I remember the day well as sheets of wind-driven rain poured down on us, and I recall standing under an overhang at the school talking to parents who condemned the government for waiting so long to go into Lebanon to stem the rocket attacks. The residents of Kiryat Shmona were largely Mizrachi Jews, Jews from Arab lands, and they spoke disparagingly of being sacrificed by the Ahkenazi Jews who lived in the safety and comfort of Tel Aviv.
To listen to Norton on Talk of the Nation, you would think the Israelis awoke one day and arbitrarily decided to go into Lebanon in 1982. And while Norton always has a statistic for Lebanese property destroyed or Lebanese children killed, I have yet to see or hear a similar graphic detail for dead Israeli children.
In Norton's objective world, Israel bombs, Lebanese children die, and the ensuing body count is exactingly detailed. The entire other side of the equation, of graphic and detailed violence against Israel, is all too conspicuous by its absence. In Norton's myopic and insular world, this is objectivity; this is scholarship.
In Norton's earlier book, "Amal and the Shi'ia," he delineates the internal forces and political contradictions in Lebanon that gave rise to the Amal militia, from which Hezballah later sprung. Yet, it is the Israeli occupation of Lebanon that Norton now parades as being the "stepfather" of Hezballah.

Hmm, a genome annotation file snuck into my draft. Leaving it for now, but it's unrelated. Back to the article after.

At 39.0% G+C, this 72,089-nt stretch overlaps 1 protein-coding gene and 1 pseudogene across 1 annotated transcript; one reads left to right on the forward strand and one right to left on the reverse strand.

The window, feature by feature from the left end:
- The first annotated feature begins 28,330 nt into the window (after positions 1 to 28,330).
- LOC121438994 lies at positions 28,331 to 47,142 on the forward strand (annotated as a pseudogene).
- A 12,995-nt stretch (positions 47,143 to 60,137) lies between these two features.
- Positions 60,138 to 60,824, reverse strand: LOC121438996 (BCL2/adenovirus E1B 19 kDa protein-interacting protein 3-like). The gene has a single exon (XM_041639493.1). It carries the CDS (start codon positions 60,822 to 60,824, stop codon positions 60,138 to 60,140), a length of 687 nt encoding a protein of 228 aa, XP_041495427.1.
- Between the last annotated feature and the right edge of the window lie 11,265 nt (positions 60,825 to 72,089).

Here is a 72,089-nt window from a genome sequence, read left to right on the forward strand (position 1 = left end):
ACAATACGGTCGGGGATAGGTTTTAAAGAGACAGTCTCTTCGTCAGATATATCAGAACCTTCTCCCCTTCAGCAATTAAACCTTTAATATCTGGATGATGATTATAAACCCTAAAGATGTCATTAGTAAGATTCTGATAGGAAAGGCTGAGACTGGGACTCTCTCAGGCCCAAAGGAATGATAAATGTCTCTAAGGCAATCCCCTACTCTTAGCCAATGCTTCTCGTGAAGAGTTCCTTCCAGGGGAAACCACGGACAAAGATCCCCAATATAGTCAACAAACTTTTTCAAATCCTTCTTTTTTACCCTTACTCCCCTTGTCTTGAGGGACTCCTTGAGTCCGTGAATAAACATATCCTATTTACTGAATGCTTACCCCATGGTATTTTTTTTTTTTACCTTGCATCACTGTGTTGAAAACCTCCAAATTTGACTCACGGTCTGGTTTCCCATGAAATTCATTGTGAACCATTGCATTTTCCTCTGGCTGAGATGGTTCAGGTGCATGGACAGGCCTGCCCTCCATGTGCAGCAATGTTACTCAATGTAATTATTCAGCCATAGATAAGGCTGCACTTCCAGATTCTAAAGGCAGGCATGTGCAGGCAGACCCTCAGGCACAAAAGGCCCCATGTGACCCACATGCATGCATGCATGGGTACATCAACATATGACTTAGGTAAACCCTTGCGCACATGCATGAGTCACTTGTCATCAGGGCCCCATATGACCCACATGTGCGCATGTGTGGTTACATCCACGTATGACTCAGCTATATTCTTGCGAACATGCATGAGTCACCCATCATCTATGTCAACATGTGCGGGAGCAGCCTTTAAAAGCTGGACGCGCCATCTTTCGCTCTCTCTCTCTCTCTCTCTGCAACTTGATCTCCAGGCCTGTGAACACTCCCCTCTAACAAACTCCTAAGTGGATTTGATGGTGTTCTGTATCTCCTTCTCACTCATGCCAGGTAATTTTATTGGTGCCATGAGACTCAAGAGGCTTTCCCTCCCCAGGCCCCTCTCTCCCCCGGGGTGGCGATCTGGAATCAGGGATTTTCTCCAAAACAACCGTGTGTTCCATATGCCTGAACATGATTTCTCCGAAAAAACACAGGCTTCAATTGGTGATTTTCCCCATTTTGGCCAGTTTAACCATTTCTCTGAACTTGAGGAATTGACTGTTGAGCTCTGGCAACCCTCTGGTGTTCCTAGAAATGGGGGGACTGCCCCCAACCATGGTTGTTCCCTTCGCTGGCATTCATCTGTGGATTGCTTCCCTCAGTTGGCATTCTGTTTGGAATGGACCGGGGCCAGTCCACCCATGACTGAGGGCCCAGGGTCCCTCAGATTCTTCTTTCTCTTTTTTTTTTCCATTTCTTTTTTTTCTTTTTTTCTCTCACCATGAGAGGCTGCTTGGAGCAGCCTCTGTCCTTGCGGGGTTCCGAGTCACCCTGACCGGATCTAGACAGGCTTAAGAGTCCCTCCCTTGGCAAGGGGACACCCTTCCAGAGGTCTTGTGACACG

To support this, he repeatedly cites statements by Ehud Barak. This has all the intellectual validity of assessing America's role in Iraq by citing Hillary Clinton's campaign-trail sound bites.
Ehud Barak had to defend Israel's withdrawal from Lebanon amid the escalating violence of Hezballah, as the Israeli right had predicted. Barak's statements were a politician's rationale for a policy decision that appeared to go awry.
Confronted by a Talk of the Nation caller who himself had been a member of the Iranian Revolutionary Guard sent to Lebanon to create Hezballah, Norton reached back into Barak's statements. The caller's personal history and experience were dismissed as trivial.
Norton, and his sometime co-author Sara Roy, are mindlessly predictable. Roy can exquisitely delineate the misery in Gaza and then blame it all on Israel's not permitting Gazan labor to cross into the Jewish state. The security issue of suicide bombing escapes her fantasy. Now, I find this especially laughable as I live in the San Francisco Bay Area where years ago members of our ultra-liberal, Jewish community actually built apartment buildings in Gaza to alleviate the overcrowding there, diverting tens of millions of dollars that would have been better spent in our own community.
After the apartments were built, Yassir Arafat announced that since Jews built the buildings, anyone who occupied them would be shot. The buildings symbolically stood vacant for a short while and subsequently were occupied, with Arafat's blessings, by Fatah insiders.
At what point would Sara Roy hold Palestinians responsible for their own misery?